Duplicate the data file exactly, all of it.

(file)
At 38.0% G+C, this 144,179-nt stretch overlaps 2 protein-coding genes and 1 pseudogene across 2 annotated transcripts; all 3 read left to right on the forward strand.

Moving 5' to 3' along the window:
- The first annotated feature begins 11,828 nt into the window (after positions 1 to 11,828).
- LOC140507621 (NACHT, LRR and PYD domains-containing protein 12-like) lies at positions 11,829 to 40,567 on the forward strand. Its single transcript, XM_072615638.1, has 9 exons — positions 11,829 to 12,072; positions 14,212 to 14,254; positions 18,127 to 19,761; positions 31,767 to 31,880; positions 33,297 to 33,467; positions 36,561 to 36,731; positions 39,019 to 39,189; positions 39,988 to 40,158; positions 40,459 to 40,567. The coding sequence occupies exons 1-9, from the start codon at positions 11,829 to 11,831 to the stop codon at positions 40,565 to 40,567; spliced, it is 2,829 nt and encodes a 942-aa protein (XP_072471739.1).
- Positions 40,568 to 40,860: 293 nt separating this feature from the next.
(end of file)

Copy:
At 38.0% G+C, this 144,179-nt stretch overlaps 2 protein-coding genes and 1 pseudogene across 2 annotated transcripts; all 3 read left to right on the forward strand.

Moving 5' to 3' along the window:
- The first annotated feature begins 11,828 nt into the window (after positions 1 to 11,828).
- LOC140507621 (NACHT, LRR and PYD domains-containing protein 12-like) lies at positions 11,829 to 40,567 on the forward strand. Its single transcript, XM_072615638.1, has 9 exons — positions 11,829 to 12,072; positions 14,212 to 14,254; positions 18,127 to 19,761; positions 31,767 to 31,880; positions 33,297 to 33,467; positions 36,561 to 36,731; positions 39,019 to 39,189; positions 39,988 to 40,158; positions 40,459 to 40,567. The coding sequence occupies exons 1-9, from the start codon at positions 11,829 to 11,831 to the stop codon at positions 40,565 to 40,567; spliced, it is 2,829 nt and encodes a 942-aa protein (XP_072471739.1).
- Positions 40,568 to 40,860: 293 nt separating this feature from the next.